Does increased serum d-lactate mean subclinical hyperpermeability of intestinal barrier in middle-aged nonobese males with OSA?

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Abstract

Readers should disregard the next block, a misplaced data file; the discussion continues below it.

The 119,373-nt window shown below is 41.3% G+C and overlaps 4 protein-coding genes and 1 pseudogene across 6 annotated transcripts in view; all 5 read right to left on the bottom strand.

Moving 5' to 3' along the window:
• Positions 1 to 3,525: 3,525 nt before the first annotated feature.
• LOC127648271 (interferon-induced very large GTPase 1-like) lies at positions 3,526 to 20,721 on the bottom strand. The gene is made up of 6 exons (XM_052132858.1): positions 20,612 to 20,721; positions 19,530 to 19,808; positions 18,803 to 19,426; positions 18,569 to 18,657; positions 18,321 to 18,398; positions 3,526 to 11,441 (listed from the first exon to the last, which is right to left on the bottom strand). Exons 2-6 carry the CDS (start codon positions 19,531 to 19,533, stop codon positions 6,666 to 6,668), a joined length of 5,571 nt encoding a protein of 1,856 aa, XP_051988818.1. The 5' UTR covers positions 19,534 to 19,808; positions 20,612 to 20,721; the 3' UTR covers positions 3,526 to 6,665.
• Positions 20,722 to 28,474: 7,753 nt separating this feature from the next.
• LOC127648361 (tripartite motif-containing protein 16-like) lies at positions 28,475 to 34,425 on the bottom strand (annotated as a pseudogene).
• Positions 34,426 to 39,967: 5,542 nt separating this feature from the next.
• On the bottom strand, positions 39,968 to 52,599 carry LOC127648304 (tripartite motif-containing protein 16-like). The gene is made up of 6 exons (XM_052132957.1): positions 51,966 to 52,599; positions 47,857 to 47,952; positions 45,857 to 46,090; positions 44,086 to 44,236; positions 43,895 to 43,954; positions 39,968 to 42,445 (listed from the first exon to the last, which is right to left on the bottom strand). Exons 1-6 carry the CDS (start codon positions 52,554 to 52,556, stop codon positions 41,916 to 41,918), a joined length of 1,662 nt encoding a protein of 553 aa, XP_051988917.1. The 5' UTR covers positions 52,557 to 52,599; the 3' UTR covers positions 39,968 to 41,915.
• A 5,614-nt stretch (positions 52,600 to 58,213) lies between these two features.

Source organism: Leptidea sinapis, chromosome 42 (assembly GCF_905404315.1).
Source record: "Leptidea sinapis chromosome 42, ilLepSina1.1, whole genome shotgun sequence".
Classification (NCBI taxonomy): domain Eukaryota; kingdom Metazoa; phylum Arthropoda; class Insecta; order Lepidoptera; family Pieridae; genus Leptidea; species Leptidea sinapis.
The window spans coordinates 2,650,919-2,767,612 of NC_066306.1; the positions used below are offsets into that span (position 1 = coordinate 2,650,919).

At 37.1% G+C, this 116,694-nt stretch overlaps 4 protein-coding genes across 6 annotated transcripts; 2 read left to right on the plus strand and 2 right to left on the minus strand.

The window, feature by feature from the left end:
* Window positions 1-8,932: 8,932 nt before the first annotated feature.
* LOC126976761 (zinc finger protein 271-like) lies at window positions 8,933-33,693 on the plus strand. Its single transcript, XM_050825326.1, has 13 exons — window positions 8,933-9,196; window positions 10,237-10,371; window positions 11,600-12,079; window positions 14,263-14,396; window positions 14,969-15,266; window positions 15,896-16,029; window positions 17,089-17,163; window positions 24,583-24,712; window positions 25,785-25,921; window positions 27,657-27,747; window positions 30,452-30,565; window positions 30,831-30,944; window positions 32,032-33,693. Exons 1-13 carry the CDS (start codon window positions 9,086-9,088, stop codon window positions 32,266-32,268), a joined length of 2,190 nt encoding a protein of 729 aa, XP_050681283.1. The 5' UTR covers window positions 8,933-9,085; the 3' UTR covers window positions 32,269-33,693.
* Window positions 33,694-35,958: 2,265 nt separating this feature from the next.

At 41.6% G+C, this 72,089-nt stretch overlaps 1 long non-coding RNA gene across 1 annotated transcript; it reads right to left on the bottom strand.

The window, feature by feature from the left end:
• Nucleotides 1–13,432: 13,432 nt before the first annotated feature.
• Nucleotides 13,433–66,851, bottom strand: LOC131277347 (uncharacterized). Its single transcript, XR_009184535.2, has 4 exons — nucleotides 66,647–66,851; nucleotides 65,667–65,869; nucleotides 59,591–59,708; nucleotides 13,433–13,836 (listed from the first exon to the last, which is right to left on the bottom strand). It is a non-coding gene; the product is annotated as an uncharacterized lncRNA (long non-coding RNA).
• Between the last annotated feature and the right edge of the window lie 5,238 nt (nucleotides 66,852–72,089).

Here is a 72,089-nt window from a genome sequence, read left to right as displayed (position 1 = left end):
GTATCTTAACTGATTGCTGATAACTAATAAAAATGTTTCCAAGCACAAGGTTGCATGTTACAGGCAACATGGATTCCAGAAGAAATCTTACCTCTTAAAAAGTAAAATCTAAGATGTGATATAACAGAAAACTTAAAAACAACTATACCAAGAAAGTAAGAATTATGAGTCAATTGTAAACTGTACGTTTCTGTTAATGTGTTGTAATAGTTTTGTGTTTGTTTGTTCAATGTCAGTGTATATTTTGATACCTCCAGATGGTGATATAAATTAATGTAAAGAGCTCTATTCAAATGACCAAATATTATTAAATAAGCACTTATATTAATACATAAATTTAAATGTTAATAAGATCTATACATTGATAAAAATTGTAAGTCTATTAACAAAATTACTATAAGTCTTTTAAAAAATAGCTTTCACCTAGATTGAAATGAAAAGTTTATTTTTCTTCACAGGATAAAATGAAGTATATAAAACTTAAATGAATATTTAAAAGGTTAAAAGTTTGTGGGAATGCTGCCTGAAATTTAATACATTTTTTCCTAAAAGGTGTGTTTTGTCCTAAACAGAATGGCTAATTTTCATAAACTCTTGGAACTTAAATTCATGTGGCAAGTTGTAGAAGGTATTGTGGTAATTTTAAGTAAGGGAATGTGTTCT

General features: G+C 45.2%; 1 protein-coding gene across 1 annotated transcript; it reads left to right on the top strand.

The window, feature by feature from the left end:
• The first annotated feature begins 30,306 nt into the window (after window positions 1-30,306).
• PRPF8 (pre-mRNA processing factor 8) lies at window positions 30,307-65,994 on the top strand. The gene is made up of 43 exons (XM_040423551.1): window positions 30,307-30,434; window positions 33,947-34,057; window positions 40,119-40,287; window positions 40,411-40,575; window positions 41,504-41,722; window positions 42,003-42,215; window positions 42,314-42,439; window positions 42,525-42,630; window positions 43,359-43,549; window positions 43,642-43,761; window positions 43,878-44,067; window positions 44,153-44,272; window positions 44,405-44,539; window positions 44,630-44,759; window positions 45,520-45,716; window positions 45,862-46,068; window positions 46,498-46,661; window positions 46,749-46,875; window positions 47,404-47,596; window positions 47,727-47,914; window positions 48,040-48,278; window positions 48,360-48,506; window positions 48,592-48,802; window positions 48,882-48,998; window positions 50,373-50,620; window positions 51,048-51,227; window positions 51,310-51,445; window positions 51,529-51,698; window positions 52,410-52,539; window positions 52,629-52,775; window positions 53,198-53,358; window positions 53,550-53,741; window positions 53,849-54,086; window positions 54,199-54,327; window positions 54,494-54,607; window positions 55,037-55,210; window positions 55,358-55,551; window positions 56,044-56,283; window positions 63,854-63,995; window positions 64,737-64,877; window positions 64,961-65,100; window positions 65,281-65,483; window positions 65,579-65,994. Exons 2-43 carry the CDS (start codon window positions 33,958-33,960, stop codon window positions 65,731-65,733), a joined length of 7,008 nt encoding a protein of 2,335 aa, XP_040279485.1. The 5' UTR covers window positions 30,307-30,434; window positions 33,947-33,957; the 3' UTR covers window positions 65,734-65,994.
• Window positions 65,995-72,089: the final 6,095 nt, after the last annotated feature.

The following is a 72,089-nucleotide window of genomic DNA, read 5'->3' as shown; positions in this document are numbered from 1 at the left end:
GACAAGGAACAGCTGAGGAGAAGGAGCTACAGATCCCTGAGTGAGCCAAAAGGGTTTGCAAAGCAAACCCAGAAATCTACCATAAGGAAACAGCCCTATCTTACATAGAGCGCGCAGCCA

Few attention has been directed to the potential effects of intermittent hypoxia experienced in obstructive sleep apnea on the integrity and permeability of intestinal barrier, particularly in adults. Therefore, we evaluated alteration in serum d-lactate concentration in middle-aged males with obstructive sleep apnea to value permeability of intestinal barrier. In this current cross-sectional study, consecutive 159 males were studied. Obstructive sleep apnea was determined by polysomnography and apnea hypopnea index ≥15 event/h was defined as obstructive sleep apnea. D-lactate, lipopolysaccharide binding protein, interleukin-1β, interleukin-6 and tumor necrosis factor-α by ELISA method. Nonobese obstructive sleep apnea (OSA) males showed significantly higher serum d-LA than did nonobese [1374.35 (816-1735) μg/L vs 1166.43 (730–1815) μg/L, P = .018], and obese non-OSA ones [1374.35 (816-1735) μg/L vs 1188.75 (736–1557) μg/L, P = .045], whereas serum LBP levels showed no differences within groups. Serum IL-1β was also slightly higher in nonobese OSA males, but with statistical significance, than in nonobese (19.39 ± 4.67 ng/L vs 17.25 ± 3.66 ng/L, P = .041), and obese non-OSA ones (19.39 ± 4.67 ng/L vs 17.42 ± 3.79 ng/L, P = .047), whereas other biomarkers, IL-6 and TNF-a did not show significant differences among groups. In stepwise multiple linear regression analysis, serum d-LA was independently positively associated with AHI (B = 5.577, P = .022), and ODI3 (B = 4.550, P = .024) and negatively with LSaO2 (B = −12.234, P = .019). Finally, we arrived at a conclusion that serum d-lactate was increased in nonobese middle-aged males with obstrutive sleep apnea, possibly suggesting existence of subclinical disruption of intestinal barrier, and showed significant associations with inflammatory mediators, possibly being involved in systemic inflammation of obstructive sleep apnea.

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